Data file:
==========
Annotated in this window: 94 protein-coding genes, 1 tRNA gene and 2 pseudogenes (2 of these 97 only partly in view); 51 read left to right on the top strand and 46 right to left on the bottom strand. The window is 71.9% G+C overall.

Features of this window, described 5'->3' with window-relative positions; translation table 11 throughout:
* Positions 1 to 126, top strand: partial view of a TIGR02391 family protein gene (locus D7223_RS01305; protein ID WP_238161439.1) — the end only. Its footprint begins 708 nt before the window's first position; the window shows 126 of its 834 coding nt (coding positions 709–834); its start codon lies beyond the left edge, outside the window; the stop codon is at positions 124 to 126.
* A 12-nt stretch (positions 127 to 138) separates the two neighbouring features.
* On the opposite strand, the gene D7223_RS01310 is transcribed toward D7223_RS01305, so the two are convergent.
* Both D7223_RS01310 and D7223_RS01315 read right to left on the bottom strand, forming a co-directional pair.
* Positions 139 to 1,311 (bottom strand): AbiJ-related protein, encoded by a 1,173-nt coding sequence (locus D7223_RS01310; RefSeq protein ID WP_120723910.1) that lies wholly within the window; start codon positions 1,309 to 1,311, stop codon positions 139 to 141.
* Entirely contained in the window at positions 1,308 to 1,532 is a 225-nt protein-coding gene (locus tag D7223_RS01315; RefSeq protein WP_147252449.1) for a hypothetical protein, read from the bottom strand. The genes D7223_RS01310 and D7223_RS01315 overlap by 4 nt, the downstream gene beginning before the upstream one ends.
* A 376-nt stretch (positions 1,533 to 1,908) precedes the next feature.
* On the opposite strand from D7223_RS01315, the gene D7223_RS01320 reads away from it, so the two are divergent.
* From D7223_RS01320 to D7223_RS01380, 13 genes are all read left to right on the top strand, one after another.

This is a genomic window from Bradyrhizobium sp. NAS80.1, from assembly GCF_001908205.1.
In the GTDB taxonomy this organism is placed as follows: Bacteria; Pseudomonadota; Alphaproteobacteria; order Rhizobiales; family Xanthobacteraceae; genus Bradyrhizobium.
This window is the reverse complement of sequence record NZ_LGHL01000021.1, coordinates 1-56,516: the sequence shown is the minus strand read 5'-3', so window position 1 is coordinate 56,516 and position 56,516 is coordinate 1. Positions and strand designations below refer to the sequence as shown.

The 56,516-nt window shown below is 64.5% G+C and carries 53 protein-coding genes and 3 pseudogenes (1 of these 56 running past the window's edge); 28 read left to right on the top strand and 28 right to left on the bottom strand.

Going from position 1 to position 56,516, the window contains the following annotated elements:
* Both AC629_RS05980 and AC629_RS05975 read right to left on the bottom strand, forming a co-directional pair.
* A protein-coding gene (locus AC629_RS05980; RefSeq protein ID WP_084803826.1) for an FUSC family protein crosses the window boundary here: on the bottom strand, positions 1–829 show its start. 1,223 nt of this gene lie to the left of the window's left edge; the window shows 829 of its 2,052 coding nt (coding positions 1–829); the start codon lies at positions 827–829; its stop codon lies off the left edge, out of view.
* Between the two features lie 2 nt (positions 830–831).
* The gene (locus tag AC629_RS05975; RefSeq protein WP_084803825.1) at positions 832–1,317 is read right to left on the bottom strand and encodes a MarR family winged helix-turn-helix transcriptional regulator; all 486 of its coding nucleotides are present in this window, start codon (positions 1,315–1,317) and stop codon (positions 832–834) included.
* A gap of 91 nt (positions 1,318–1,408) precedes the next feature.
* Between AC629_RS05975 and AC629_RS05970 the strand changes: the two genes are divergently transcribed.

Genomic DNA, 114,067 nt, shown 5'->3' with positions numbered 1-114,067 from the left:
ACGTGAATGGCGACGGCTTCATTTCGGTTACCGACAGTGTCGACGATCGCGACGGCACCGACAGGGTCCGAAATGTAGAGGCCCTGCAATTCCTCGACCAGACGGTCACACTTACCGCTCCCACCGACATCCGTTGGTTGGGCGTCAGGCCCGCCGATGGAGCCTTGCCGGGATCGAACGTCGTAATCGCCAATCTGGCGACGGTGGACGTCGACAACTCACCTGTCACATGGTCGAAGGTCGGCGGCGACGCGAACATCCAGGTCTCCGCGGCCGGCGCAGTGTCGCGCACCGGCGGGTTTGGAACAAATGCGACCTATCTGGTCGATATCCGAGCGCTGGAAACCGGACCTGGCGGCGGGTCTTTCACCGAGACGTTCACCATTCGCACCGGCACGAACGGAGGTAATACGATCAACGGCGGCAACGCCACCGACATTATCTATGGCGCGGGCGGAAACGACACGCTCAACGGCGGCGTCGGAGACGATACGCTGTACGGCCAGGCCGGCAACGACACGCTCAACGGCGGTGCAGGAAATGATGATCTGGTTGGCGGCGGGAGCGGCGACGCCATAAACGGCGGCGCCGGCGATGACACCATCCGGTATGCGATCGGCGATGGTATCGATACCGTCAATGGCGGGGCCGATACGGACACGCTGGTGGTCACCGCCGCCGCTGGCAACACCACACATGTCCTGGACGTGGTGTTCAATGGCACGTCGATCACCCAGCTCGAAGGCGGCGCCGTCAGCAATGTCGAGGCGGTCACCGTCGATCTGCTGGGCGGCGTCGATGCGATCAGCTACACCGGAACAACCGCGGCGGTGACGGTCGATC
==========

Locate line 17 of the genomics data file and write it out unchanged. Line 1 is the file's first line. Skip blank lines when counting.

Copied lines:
* Both AC629_RS05980 and AC629_RS05975 read right to left on the bottom strand, forming a co-directional pair.